KSTAR (Korea Superconducting Tokamak Advanced Research)[25] Operational 1998-2007 2008- Daejeon South Korea National Fusion Research Institute 1.8 m/0.5 m 3.5 T 2 MA Tokamak with fully superconducting magnets KSTAR
LTX (Lithium Tokamak Experiment) Operational 2005-2008 2008- Princeton United States Princeton Plasma Physics Laboratory 0.4 m/? m 0.4 T 0.4 MA Study Lithium in plasma walls Lithium Tokamak Experiment plasma vessel
QUEST (Q-shu University Experiment with Steady-State Spherical Tokamak)[26] Operational 2008- Kasuga Japan Kyushu University 0.68 m/0.4 m 0.25 T 0.02 MA Study steady state operation of a Spherical Tokamak QUEST
Kazakhstan Tokamak for Material testing (KTM) Operational 2000-2010 2010- Kurchatov Kazakhstan National Nuclear Center of the Republic of Kazakhstan 0.86 m/0.43 m 1 T 0.75 MA Testing of wall and divertor
ST25-HTS[27] Operational 2012-2015 2015- Culham United Kingdom Tokamak Energy Ltd 0.25 m/0.125 m 0.1 T 0.02 MA Steady state plasma ST25-HTS with plasma
WEST (Tungsten Environment in Steady-state Tokamak) Operational 2013-2016 2016- Cadarache France Département de Recherches sur la Fusion Contrôlée 2.5 m/0.5 m 3.7 T 1 MA Superconducting tokamak with active cooling WEST design
ST40[28] Operational 2017-2018 2018- Didcot United Kingdom Tokamak Energy Ltd 0.4 m/0.3 m 3 T 2 MA First high field spherical tokamak ST40 engineering drawing
MAST-U (Mega-Ampere Spherical Tokamak Upgrade)[29] Operational 2013-2019 2020- Culham United Kingdom Culham Centre for Fusion Energy 0.85 m/0.65 m 0.92 T 2 MA Test new exhaust concepts for a spherical tokamak
HL-2M[30] Operational 2018-2019 2020- Leshan China Southwestern Institute of Physics 1.78 m/0.65 m 2.2 T 1.2 MA Elongated plasma with 200M °C HL-2M
JT-60SA (Japan Torus-60 super, advanced)[31] Under construction 2013-2020 2020? Naka Japan Japan Atomic Energy Research Institute 2.96 m/1.18 m 2.25 T 5.5 MA Optimise plasma configurations for ITER and DEMO with full non-inductive steady-state operation panorama of JT-60SA
ITER[32] Under construction 2013-2025? 2025? Cadarache France ITER Council 6.2 m/2.0 m 5.3 T 15 MA ? Demonstrate feasibility of fusion on a power-plant scale with 500 MW fusion power Small-scale model of ITER
DTT (Divertor Tokamak Test facility)[33][34] Planned 2022-2025? 2025? Frascati Italy ENEA 2.14 m/0.70 m 6 T ? 5.5 MA ? Superconducting tokamak to study power exhaust [3]
SPARC[35][36] Planned 2021-? 2025? United States Commonwealth Fusion Systems and MIT Plasma Science and Fusion Center 1.85 m/0.57 m 12.2 T 8.7 MA Compact, high-field tokamak with ReBCO coils and 100 MW planned fusion power
IGNITOR[37] Planned[38] ? >2024 Troitzk Russia ENEA 1.32 m/0.47 m 13 T 11 MA ? Compact fustion reactor with self-sustained plasma and 100 MW of planned fusion power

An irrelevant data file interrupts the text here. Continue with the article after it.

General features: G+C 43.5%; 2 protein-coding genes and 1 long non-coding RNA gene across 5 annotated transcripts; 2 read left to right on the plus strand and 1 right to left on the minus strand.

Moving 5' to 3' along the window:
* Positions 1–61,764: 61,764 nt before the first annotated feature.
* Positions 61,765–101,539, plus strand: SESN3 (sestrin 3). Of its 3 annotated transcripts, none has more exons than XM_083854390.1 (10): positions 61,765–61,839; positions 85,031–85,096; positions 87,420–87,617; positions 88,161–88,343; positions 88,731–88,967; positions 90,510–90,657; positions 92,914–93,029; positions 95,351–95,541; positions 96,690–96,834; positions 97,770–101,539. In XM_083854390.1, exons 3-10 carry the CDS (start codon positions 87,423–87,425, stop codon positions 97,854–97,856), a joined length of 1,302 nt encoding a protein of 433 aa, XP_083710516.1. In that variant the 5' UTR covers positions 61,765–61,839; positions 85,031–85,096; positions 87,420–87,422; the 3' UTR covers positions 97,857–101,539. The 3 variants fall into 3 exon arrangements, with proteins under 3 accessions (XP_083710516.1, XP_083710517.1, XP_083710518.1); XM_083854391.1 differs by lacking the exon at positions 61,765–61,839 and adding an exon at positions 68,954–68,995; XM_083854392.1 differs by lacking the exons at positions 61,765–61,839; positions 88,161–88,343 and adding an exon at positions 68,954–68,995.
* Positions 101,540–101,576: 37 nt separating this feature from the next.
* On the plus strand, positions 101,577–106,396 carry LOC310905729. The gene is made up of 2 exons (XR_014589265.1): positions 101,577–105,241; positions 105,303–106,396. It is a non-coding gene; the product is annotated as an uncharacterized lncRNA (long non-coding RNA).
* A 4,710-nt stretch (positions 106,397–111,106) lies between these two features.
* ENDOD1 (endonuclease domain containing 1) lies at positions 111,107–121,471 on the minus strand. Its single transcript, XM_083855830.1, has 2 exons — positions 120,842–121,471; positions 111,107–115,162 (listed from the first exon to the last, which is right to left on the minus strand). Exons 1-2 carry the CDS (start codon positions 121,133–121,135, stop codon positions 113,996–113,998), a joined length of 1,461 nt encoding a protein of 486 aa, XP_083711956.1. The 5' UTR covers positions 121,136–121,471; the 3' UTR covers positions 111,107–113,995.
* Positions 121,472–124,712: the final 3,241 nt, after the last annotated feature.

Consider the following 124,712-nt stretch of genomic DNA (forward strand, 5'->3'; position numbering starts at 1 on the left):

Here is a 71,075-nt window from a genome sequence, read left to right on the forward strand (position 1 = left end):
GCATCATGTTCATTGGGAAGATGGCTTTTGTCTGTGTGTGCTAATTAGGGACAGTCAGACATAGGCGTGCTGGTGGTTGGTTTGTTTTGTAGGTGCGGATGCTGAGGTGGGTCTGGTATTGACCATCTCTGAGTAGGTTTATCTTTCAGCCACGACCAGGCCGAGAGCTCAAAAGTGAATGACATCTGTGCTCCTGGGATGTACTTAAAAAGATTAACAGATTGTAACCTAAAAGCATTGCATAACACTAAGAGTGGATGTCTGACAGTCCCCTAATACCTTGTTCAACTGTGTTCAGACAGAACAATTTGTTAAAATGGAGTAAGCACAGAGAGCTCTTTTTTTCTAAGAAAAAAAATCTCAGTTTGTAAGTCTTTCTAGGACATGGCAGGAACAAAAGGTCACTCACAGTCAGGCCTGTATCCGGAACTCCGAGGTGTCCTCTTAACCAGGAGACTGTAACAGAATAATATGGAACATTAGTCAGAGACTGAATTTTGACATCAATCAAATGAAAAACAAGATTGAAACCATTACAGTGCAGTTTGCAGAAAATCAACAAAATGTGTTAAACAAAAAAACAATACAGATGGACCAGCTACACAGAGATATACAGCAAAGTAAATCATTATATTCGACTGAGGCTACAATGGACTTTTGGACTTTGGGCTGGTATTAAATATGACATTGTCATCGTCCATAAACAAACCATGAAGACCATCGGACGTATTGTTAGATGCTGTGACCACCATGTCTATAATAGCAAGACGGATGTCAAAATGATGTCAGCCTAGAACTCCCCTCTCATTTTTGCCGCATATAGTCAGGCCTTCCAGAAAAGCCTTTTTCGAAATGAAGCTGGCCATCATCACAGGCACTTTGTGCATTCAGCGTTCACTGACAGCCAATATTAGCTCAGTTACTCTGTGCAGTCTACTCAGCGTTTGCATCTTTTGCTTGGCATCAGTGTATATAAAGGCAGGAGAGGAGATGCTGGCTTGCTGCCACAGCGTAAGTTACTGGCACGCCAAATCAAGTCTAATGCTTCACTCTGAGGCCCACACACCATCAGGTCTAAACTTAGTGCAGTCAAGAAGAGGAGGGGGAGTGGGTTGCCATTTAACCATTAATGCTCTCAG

CFETR (China Fusion Engineering Test Reactor)[39] Planned 2020? 2030? China Institute of Plasma Physics, Chinese Academy of Sciences 5.7 m/1.6 m ? 5 T ? 10 MA ? Bridge gaps between ITER and DEMO, planned fusion power 1000 MW [4]
STEP (Spherical Tokamak for Energy Production) Planned 2032? 2040? Culham United Kingdom Culham Centre for Fusion Energy 3 m/2 m ? ? ? Spherical tokamak with hundreds of MW planned electrical output
K-DEMO (Korean fusion demonstration tokamak reactor)[40] Planned 2037? South Korea National Fusion Research Institute 6.8 m/2.1 m 7 T 12 MA ? Prototype for the development of commercial fusion reactors with around 2200 MW of fusion power Engineering drawing of planned KDEMO
DEMO (DEMOnstration Power Station) Planned 2031? 2044? ? 9 m/3 m ? 6 T ?

Stellarator

Device Name Status Construction Operation Type Location Organisation Major/Minor Radius B-field Purpose Image
Model A Shut down 1952-1953 1953-? Figure-8 Princeton United States Princeton Plasma Physics Laboratory 0.3 m/0.02 m 0.1 T First stellarator [5]
Model B Shut down 1953-1954 1954-1959 Figure-8 Princeton United States Princeton Plasma Physics Laboratory 0.3 m/0.02 m 5 T Development of plasma diagnostics
Model B-1 Shut down ?-1959 Figure-8 Princeton United States Princeton Plasma Physics Laboratory 0.25 m/0.02 m 5 T Yielded 1 MK plasma temperatures
Model B-2 Shut down 1957 Figure-8 Princeton United States Princeton Plasma Physics Laboratory 0.3 m/0.02 m 5 T Electron temperatures up to 10 MK [6]
Model B-3 Shut down 1957 1958- Figure-8 Princeton United States Princeton Plasma Physics Laboratory 0.4 m/0.02 m 4 T Last figure-8 device, confinement studies of ohmically heated plasma
Model B-64 Shut down 1955 1955 Square Princeton United States Princeton Plasma Physics Laboratory ? m/0.05 m 1.8 T
Model B-65 Shut down 1957 1957 Racetrack Princeton United States Princeton Plasma Physics Laboratory [7]
Model B-66 Shut down 1958 1958-? Racetrack Princeton United States Princeton Plasma Physics Laboratory
Wendelstein 1-A Shut down 1960 Racetrack Garching Germany Max-Planck-Institut für Plasmaphysik 0.35 m/0.02 m 2 T ℓ=3
Wendelstein 1-B Shut down 1960 Racetrack Garching Germany Max-Planck-Institut für Plasmaphysik 0.35 m/0.02 m 2 T ℓ=2
Model C Recycled →ST 1957-1962 1962-1969 Racetrack Princeton United States Princeton Plasma Physics Laboratory 1.9 m/0.07 m 3.5 T Found large plasma losses by Bohm diffusion
L-1 Shut down 1963 1963-1971 Lebedev Russia Lebedev Physical Institute 0.6 m/0.05 m 1 T
SIRIUS Shut down 1964-? Kharkov Russia
TOR-1 Shut down 1967 1967-1973 Lebedev Russia Lebedev Physical Institute 0.6 m/0.05 m 1 T
TOR-2 Shut down ? 1967-1973 Lebedev Russia Lebedev Physical Institute 0.63 m/0.036 m 2.5 T
Wendelstein 2-A Shut down 1965-1968 1968-1974 Heliotron Garching Germany Max-Planck-Institut für Plasmaphysik 0.5 m/0.05 m 0.6 T Good plasma confinement “Munich mystery” Wendelstein 2-A
Wendelstein 2-B Shut down ?-1970 1971-? Heliotron Garching Germany Max-Planck-Institut für Plasmaphysik 0.5 m/0.055 m 1.25 T Demonstrated similar performance than tokamaks Wendelstein 2-B